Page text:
Ronald Reagan was credited as being the great communicator; however, Trump has to be given his props especially after his February 5, 2019, State of the Union Address.
The optics of the occasion, featuring 98 positive interruptions for applause often from both sides of the aisle, showed that he was hitting a nerve which his opponents and many Democrats didn’t see coming. Trump gave a nod to both sides of the aisle with carefully crafted policy statements which stole the Democrat's thunder. The litany of achievements of this administration with Criminal Justice reform, Opportunity Centers, and immigration reform proposals were clear with targets defined.
The president’s grasp of treaties and negotiations directly with international leaders demonstrated that he does understand the art of the deal. The U.S. border wall was defined not as a concrete barrier but one which was metal with likely electronics to monitor and possibly shock those who try to climb it. Citing El Paso and San Diego’s effectiveness with a wall likely brought unbelievers to the fold. Detailing the makeup of illegal aliens who have been involved in disruptive activities, as coming over the southern borders, was sobering if true.
Trump's statements on a necessary limit to enduring wars were so on target. The vested interest of those with buy into the Military Industrial Complex as described by former President Dwight D. Eisenhower, was not the media-painted haphazard withdrawal of troops from Syria and Iran. A studied and monitored stand down of U.S. forces in preference to legitimate troops from those nations seemed embraceable.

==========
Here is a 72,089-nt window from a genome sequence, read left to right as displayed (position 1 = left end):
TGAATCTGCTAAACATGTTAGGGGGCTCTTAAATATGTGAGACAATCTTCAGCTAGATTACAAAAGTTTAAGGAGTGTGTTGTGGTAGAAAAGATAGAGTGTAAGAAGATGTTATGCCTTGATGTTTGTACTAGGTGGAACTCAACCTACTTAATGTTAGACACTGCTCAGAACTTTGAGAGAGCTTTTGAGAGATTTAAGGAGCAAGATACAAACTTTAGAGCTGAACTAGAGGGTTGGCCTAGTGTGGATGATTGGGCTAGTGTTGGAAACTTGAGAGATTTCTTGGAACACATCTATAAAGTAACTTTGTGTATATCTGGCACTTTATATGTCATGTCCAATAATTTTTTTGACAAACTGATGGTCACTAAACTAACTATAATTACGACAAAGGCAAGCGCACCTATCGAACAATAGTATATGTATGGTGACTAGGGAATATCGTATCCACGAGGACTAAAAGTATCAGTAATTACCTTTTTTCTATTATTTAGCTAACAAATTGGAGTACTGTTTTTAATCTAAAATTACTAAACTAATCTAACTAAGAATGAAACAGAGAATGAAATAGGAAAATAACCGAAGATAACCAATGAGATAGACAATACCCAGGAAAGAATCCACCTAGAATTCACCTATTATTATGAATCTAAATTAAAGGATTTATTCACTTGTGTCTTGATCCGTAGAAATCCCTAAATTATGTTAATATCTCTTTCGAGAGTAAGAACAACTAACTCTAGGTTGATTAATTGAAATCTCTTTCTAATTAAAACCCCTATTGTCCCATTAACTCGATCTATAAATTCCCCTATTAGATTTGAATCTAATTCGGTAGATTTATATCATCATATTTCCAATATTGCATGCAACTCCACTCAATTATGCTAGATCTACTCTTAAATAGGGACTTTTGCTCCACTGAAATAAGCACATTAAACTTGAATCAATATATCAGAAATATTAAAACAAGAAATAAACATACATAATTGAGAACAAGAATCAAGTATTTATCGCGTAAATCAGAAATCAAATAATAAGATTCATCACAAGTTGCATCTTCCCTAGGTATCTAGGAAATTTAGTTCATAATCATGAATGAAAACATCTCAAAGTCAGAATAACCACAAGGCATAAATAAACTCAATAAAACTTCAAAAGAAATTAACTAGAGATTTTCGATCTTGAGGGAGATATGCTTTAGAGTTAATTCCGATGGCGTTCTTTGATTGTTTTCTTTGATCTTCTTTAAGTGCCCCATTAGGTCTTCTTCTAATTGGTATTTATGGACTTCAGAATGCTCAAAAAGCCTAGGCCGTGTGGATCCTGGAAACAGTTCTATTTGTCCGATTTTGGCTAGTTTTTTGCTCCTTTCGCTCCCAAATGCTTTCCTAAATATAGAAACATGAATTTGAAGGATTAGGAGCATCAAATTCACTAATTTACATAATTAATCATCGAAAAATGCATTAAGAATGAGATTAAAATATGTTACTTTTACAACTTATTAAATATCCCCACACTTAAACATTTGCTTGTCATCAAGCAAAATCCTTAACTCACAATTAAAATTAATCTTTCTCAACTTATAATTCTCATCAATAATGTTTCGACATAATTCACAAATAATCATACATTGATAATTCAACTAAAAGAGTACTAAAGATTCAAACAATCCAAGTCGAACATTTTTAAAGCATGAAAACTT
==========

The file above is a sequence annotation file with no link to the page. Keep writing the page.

The rise against anti-Semitism struck a chord with all of us who are Jews, brought home by the poignant stories of war victims of the Holocaust and liberators from the U.S. forces. The establishment of the Israeli Embassy in Jerusalem is a stance with a biblical basis and showed courage to stand for what was foreordained, not secularly compromised.
To those determined not to like him, Trump extended an olive branch laced with reasoning from staunch support of a woman’s right to vote emanating from the almost one-hundred year celebration of the 19th Amendment granting such. He struck a needed blow to abortions at or near term while acknowledging that the law supporting the legality of such before 20 weeks was not the issue. There was a resounding round of support for the idea of extending paid family leave for pregnancies. The women in white supporting the Suffragette Movement often had to stand.
Reigning in the cost of medications would likely save billions while insuring that any changes to health care legislation should cover pre-existing conditions were winners. Though the Congress supported Trump's statement that this should never be a socialist nation, such would strike a blow to Medicare for all. Paid leave for pregnancies, though admirable, also opens a door for government subsidies for such, particularly for small employers and those trying to run a business, not deliver social services.
The polls have shown 70 percent support for this optimistic view for the nation to achieve greatness. The presence of any effective opposition has yet to be shown.
The rebuttal speech for the Democrats by former Georgia State Representative Stacy Abrams missed the mark. The lack of viable solutions for what ails us is something they have yet to define if they hope to capture the imagination of the public and get our votes.
Ada M. Fisher, MD, MPH is a licensed teacher, retired Corporate physician, former county school board member, speaker, author of "Common Sense Conservative Prescriptions Good for What Ails Us Book 1" (available through Amazon. com) and is the NC Republican National Committeewoman. Contact through DrAdaMFisher.org. To read more of Dr. Fisher's reports, Click Here Now.